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The DMD chip (Digital Micromirror Device) is an impressive chip which was developed in 1987 by Dr. Larry Hornbeck (TI) and is registered under the brand DLP. It contains an unbelievably large number of micro-mirrors – almost a type of "micro-mirror field" – which act as light switches. They reflect the light of the projection lamp. The size of the micro-mirrors is about 14 micrometres and they are capable of see-sawing within about 16 microseconds. The see-sawing is caused by the effect of electrostatic fields.
The mirrors are tilted about 10 degrees in both directions. Under the mirror is a memory cell which is directed in one of the two directions depending on the current charge. The longer the mirror reflects the light, the higher the brightness. The image becomes darker when the opposite occurs and the light is only reflected for a short period of time.
A tiny piece of the micro-mirror field. Each mirror is 5 times smaller than a human hair. ( Photo: Texas Instruments)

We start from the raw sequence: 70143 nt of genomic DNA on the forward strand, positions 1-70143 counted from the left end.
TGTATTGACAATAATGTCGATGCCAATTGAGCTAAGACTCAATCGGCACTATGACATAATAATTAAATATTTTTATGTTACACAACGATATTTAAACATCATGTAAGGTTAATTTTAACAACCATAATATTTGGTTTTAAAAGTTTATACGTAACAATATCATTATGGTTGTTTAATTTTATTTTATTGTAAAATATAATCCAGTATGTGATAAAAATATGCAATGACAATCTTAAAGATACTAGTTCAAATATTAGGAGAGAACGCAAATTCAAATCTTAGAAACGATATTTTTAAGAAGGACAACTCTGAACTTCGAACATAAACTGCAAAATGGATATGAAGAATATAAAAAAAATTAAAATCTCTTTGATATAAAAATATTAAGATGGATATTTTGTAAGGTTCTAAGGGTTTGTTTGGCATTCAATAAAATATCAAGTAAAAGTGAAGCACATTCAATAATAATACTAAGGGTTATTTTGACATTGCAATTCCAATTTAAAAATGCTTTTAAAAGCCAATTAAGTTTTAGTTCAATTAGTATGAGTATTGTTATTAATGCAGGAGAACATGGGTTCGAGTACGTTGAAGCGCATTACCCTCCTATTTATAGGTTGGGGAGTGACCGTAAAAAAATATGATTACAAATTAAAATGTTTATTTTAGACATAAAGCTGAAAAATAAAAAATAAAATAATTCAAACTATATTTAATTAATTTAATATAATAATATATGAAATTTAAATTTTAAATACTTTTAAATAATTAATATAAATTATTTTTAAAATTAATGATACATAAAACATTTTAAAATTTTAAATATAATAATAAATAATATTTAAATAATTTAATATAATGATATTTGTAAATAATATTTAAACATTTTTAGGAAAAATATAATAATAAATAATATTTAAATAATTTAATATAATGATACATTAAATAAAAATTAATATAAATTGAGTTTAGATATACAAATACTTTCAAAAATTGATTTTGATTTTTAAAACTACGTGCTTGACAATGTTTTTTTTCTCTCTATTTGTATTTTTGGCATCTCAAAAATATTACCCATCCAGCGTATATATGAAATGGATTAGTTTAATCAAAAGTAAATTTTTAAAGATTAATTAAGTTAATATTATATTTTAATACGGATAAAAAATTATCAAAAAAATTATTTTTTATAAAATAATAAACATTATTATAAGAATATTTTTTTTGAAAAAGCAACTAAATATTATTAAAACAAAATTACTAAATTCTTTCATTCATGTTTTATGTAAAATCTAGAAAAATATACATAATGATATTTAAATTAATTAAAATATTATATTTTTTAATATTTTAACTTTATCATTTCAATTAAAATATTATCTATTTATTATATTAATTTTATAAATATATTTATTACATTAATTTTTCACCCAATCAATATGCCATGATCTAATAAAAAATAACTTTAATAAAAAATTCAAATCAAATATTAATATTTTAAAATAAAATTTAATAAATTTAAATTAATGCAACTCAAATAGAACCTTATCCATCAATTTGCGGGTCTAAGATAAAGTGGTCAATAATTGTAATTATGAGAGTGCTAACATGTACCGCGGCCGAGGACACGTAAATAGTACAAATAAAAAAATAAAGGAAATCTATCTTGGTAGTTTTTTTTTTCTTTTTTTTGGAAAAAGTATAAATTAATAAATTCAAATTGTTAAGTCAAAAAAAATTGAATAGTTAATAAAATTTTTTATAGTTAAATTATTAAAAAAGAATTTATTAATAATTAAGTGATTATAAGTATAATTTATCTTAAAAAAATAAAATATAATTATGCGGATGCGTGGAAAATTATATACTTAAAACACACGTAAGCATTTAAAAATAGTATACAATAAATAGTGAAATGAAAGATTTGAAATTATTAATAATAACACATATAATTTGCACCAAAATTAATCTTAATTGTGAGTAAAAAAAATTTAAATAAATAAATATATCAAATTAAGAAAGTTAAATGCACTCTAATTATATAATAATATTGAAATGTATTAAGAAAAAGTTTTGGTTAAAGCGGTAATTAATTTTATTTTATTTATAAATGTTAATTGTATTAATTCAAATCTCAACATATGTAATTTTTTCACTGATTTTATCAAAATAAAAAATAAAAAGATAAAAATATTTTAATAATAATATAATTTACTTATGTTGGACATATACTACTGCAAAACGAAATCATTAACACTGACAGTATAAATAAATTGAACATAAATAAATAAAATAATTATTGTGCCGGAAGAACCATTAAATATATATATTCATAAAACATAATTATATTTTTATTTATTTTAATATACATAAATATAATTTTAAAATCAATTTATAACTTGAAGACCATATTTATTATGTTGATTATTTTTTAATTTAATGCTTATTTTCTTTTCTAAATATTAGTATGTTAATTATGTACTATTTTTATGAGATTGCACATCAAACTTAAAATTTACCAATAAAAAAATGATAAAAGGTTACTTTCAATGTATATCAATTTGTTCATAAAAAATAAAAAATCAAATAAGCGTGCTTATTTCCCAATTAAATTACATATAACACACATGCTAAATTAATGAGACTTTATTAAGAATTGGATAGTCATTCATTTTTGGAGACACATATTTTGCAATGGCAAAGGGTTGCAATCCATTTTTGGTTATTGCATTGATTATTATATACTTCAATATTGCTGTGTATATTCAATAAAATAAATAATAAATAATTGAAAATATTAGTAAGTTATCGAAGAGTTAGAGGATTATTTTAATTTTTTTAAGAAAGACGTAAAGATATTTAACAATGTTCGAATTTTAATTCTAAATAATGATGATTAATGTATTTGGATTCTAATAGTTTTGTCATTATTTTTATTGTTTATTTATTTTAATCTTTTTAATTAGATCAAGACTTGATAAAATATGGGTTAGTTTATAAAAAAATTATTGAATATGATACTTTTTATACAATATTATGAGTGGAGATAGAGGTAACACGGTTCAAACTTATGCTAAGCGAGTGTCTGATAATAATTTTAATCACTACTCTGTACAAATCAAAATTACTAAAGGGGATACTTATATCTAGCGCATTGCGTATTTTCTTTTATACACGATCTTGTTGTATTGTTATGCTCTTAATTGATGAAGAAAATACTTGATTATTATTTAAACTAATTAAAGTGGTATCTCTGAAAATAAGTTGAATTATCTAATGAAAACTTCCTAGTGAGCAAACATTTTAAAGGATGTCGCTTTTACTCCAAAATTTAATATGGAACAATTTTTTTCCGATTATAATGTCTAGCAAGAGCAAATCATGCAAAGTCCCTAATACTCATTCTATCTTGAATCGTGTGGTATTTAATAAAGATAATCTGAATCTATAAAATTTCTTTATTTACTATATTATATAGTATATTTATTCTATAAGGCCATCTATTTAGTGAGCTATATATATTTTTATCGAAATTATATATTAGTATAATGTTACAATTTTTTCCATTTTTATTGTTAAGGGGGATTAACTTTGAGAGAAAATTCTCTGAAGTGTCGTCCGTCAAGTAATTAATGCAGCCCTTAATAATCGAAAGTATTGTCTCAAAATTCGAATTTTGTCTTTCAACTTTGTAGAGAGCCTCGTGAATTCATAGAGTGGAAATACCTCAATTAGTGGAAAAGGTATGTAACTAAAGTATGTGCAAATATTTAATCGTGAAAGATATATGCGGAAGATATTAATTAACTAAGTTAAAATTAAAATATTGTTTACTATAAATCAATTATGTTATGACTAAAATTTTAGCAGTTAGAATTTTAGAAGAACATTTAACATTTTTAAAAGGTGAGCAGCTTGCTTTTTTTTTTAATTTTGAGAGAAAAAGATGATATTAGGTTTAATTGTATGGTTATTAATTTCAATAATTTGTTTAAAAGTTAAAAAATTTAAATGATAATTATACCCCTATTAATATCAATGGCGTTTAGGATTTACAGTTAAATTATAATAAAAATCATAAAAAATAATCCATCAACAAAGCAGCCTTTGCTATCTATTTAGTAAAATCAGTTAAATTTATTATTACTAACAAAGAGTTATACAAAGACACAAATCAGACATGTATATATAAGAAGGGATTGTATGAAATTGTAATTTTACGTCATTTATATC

Because of the low level of control on the light, which is directed using a special lense, the contrast values of 2,500:1 and more are convincing. One of the manufacturer’s main targets is to reduce scattered light in order to achieve even higher contrast values.
DMD chips are largely used for DLP projectors and back projection screens. However, DMD chips also play a role in 3D displays, scientific, medical and industrial applications such as the marking out of watermarks, engraving or security in the form of scanning faces.